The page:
FIDA Nigeria Invites Application for a Consultant
TERMS OF REFERENCE (TOR) FOR A CONSULTANT TO DEVELOP A TRAINING MANUAL AND LEARNING TOOLS ADDRESSING SGBV, CEFM AND RELATED ISSUES AFFECTING VULNERABLE GROUPS
The International Federation of Women Lawyers (FIDA) Nigeria is a non-profit, non-political, voluntary association of women called to the practice of law in Nigeria. Established in 1964, FIDA Nigeria’s primary role is to protect, promote and preserve the rights of women and children in Nigeria.
Its main objectives are to establish friendly international relations on a basis of equality and mutual respect for all peoples; promote the study of comparative law; promote the principles and aims of the United Nations in its legal and social aspects; enhance, promote, protect and preserve the rights and welfare of women and children, realising that the happiness of the home and the strength of the society is dependent on their wellbeing; proffer advice to Government in all cases of disregard relating to women and children. FIDA Nigeria actualises its objectives through free legal representation for indigent women, advocacy and policy campaigns, education and training, mediation and counselling services, publishing and information resources.
FIDA Nigeria was selected as a resource partner for the Strengthening Civil Advocacy and Local Engagement (SCALE) project supported by USAID through the Palladium Group. The SCALE Project presents an opportunity for FIDA to work and scale up its operations particularly in advocating for gender and child-centric protection legislations against Sexual and Gender Based Violence (SGBV); Child, Early and Forced Marriage (CEFM); Trafficking in Persons (TIP), as well as building the capacity of community based civil society organisations, and carrying out policy campaigns and sensitization activities across communities on issues affecting women, children and persons with disabilities at the state and federal levels.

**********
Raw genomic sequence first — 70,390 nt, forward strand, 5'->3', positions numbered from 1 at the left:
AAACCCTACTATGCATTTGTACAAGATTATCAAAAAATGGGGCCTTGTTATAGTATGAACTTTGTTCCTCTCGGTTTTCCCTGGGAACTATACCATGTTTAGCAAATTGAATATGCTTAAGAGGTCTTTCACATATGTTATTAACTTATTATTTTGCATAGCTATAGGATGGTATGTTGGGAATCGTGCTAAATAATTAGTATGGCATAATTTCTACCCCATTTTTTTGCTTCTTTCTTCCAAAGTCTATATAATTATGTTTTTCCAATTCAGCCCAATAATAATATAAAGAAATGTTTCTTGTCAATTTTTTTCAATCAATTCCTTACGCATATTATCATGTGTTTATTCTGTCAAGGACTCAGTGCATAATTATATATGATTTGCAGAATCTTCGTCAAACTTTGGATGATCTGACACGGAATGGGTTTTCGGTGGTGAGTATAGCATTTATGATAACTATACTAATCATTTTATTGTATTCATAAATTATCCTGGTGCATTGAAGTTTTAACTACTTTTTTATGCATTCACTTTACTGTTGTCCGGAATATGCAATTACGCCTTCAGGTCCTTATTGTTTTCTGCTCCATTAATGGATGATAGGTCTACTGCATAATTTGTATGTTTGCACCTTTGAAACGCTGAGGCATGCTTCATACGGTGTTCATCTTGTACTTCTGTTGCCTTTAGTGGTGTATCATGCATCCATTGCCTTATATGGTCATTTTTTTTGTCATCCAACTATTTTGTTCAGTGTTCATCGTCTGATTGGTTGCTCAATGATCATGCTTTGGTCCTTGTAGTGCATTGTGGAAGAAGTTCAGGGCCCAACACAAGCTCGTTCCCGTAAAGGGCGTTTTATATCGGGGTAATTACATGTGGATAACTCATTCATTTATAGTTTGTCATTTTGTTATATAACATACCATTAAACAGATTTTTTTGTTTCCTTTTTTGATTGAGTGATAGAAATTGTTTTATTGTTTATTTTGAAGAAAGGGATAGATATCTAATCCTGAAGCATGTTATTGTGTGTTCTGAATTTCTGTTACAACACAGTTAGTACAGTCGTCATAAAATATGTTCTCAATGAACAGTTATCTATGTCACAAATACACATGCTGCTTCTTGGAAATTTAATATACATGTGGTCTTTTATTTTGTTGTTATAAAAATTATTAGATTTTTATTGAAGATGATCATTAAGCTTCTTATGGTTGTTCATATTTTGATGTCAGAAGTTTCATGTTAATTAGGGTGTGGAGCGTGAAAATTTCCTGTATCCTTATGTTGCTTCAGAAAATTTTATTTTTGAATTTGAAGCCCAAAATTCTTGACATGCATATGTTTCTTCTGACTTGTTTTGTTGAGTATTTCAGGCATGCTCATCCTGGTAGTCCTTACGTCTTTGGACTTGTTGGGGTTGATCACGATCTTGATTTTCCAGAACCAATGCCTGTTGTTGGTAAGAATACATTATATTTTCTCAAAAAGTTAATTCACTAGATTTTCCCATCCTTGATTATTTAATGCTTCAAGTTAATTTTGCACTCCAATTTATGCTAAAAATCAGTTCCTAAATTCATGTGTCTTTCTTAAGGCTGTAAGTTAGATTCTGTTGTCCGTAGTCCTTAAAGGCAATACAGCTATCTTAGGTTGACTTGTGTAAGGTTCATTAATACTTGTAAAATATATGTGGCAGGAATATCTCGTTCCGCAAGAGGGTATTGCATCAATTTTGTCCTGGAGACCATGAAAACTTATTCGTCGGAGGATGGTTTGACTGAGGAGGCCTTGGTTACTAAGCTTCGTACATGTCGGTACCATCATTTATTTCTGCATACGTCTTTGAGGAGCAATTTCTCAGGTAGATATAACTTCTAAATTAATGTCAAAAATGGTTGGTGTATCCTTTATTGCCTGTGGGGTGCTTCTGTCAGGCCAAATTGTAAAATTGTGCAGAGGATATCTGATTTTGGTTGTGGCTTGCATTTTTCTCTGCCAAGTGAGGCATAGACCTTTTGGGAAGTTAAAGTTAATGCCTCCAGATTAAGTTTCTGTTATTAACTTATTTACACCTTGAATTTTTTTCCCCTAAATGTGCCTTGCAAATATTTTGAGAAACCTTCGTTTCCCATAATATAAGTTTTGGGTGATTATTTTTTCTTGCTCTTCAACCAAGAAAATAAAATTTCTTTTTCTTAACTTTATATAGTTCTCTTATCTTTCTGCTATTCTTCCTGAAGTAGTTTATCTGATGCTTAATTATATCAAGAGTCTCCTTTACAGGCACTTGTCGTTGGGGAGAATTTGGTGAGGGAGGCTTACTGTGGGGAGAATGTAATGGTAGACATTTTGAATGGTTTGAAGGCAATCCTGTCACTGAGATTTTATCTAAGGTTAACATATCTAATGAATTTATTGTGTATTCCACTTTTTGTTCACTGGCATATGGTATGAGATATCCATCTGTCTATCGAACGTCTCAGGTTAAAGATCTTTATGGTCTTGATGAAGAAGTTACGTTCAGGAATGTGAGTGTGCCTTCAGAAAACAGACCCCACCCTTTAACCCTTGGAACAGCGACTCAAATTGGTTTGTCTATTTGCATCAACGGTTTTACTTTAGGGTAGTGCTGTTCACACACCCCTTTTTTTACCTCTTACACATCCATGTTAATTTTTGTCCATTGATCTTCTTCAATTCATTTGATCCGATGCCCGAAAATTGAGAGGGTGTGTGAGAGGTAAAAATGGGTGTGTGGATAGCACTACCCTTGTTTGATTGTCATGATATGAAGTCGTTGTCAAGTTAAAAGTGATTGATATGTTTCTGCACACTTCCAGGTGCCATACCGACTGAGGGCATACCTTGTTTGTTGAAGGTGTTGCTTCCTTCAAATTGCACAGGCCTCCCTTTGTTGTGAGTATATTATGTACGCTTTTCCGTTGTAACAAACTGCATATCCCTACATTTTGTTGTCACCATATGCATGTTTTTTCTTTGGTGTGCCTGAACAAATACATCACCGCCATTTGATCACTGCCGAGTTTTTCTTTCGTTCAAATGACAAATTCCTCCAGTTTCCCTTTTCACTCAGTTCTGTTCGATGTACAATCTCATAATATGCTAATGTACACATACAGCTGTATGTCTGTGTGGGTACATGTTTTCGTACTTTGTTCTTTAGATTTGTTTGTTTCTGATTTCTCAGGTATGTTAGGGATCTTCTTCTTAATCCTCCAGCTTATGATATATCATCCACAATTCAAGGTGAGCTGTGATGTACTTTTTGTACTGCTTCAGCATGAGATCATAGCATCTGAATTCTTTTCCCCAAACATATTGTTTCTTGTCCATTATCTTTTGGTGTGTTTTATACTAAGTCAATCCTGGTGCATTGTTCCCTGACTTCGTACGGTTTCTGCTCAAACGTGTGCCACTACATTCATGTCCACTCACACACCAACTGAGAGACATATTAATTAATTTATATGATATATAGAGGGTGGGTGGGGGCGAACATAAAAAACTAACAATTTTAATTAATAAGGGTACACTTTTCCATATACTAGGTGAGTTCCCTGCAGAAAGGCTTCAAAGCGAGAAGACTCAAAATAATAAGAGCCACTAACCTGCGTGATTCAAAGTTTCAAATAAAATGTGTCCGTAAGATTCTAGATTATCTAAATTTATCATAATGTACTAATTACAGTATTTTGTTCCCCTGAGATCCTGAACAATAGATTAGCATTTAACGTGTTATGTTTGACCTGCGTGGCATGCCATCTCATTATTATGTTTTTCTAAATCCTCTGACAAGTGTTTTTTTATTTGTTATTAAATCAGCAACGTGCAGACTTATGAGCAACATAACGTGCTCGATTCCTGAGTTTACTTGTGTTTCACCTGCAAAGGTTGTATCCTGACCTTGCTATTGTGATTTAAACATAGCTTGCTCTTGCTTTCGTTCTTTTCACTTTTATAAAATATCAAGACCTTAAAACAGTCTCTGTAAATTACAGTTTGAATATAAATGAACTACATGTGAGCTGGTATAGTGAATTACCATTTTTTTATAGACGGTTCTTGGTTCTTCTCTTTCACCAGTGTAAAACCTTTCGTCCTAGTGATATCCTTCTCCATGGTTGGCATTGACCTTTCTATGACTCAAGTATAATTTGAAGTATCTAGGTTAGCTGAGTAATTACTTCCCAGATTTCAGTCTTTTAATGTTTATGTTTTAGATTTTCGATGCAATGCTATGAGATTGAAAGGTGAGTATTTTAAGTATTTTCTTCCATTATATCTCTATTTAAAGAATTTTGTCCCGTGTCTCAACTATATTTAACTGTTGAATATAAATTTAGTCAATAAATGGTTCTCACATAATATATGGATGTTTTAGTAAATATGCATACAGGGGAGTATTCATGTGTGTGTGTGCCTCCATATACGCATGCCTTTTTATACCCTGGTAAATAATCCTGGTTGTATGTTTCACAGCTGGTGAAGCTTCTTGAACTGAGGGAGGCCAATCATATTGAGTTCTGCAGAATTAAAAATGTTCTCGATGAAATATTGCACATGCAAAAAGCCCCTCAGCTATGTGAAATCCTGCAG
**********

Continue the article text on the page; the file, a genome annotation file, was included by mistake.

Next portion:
In particular, the project will focus on strengthening capacity and working with stakeholders to address social norms that encourage Sexual and Gender Based Violence (SGBV) and Child, Early and Forced Marriage (CEFM) in the community; and empowering (through capacity building) community paralegals to respond to incidences of SGBV, CEFM and trafficking in persons (TIP). In the course of implementation, FIDA will engage relevant stakeholders across the target states to secure their buy-in into programme implementation and sustainable outcomes. FIDA will prioritize the identification of local civil society organisations and community based organisations for the purpose of strengthening their capacity to respond to victims/survivors psychosocial, legal aid drive key prevention interventions aimed at curbing SGBV, CEFM, TIP and related abuses that affect vulnerable groups as well as focus on examining and addressing their attitudes toward gender and GBV that may influence their ability or willingness to provide quality and unbiased services to survivors of GBV.